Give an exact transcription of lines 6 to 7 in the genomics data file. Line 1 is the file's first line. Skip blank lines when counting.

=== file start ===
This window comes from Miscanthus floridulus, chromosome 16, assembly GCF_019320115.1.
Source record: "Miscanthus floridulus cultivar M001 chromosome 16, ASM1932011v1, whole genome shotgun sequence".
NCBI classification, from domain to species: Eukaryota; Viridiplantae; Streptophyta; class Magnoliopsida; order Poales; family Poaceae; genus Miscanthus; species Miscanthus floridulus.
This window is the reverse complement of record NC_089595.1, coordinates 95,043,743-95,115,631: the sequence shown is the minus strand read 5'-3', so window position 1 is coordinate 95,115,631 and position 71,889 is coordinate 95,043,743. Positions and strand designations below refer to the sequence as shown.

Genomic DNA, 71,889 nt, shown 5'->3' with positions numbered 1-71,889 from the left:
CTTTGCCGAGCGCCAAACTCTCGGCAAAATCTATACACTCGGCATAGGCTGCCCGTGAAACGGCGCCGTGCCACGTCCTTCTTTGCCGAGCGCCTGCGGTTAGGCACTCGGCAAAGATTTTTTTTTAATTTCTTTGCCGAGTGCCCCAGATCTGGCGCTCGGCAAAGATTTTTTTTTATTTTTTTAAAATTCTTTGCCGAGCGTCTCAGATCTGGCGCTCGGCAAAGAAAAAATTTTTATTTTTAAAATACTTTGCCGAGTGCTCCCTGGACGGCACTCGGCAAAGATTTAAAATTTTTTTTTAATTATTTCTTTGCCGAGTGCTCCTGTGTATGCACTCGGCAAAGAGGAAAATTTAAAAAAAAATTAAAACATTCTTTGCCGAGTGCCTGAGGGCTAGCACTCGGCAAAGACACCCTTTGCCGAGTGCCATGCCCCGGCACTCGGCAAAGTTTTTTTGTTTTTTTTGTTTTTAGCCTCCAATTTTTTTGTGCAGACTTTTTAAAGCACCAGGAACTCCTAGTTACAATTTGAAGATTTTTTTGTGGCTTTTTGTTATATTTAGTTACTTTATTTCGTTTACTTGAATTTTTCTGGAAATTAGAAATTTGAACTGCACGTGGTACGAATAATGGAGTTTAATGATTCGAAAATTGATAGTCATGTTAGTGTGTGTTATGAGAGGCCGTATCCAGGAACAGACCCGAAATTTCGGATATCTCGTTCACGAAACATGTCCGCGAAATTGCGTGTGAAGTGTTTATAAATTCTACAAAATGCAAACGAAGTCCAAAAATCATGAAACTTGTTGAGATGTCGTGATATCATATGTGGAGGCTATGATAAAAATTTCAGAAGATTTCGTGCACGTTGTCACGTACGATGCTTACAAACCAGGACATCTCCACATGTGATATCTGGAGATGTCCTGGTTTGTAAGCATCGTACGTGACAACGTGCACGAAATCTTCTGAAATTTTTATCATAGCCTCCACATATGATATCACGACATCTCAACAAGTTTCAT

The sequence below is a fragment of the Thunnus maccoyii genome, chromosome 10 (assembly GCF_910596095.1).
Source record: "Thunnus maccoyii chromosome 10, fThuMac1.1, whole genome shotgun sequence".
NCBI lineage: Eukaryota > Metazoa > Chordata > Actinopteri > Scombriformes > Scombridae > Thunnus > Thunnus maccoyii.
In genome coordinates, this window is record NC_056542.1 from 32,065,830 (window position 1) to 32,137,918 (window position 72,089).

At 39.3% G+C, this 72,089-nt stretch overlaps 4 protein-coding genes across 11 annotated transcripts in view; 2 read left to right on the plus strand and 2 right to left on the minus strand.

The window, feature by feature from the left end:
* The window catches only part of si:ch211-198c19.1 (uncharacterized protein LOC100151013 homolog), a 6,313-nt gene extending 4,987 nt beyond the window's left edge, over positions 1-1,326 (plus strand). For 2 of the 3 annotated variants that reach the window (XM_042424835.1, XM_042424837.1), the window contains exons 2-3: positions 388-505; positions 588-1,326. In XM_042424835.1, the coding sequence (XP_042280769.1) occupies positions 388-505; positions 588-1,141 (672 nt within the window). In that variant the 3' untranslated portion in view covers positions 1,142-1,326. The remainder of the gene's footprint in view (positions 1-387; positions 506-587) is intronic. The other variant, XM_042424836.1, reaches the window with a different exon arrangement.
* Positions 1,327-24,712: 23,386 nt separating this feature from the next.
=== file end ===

CTTTGCCGAGCGCCAAACTCTCGGCAAAATCTATACACTCGGCATAGGCTGCCCGTGAAACGGCGCCGTGCCACGTCCTTCTTTGCCGAGCGCCTGCGGTTAGGCACTCGGCAAAGATTTTTTTTTAATTTCTTTGCCGAGTGCCCCAGATCTGGCGCTCGGCAAAGATTTTTTTTTATTTTTTTAAAATTCTTTGCCGAGCGTCTCAGATCTGGCGCTCGGCAAAGAAAAAATTTTTATTTTTAAAATACTTTGCCGAGTGCTCCCTGGACGGCACTCGGCAAAGATTTAAAATTTTTTTTTAATTATTTCTTTGCCGAGTGCTCCTGTGTATGCACTCGGCAAAGAGGAAAATTTAAAAAAAAATTAAAACATTCTTTGCCGAGTGCCTGAGGGCTAGCACTCGGCAAAGACACCCTTTGCCGAGTGCCATGCCCCGGCACTCGGCAAAGTTTTTTTGTTTTTTTTGTTTTTAGCCTCCAATTTTTTTGTGCAGACTTTTTAAAGCACCAGGAACTCCTAGTTACAATTTGAAGATTTTTTTGTGGCTTTTTGTTATATTTAGTTACTTTATTTCGTTTACTTGAATTTTTCTGGAAATTAGAAATTTGAACTGCACGTGGTACGAATAATGGAGTTTAATGATTCGAAAATTGATAGTCATGTTAGTGTGTGTTATGAGAGGCCGTATCCAGGAACAGACCCGAAATTTCGGATATCTCGTTCACGAAACATGTCCGCGAAATTGCGTGTGAAGTGTTTATAAATTCTACAAAATGCAAACGAAGTCCAAAAATCATGAAACTTGTTGAGATGTCGTGATATCATATGTGGAGGCTATGATAAAAATTTCAGAAGATTTCGTGCACGTTGTCACGTACGATGCTTACAAACCAGGACATCTCCACATGTGATATCTGGAGATGTCCTGGTTTGTAAGCATCGTACGTGACAACGTGCACGAAATCTTCTGAAATTTTTATCATAGCCTCCACATATGATATCACGACATCTCAACAAGTTTCAT

The sequence below is a fragment of the Thunnus maccoyii genome, chromosome 10 (assembly GCF_910596095.1).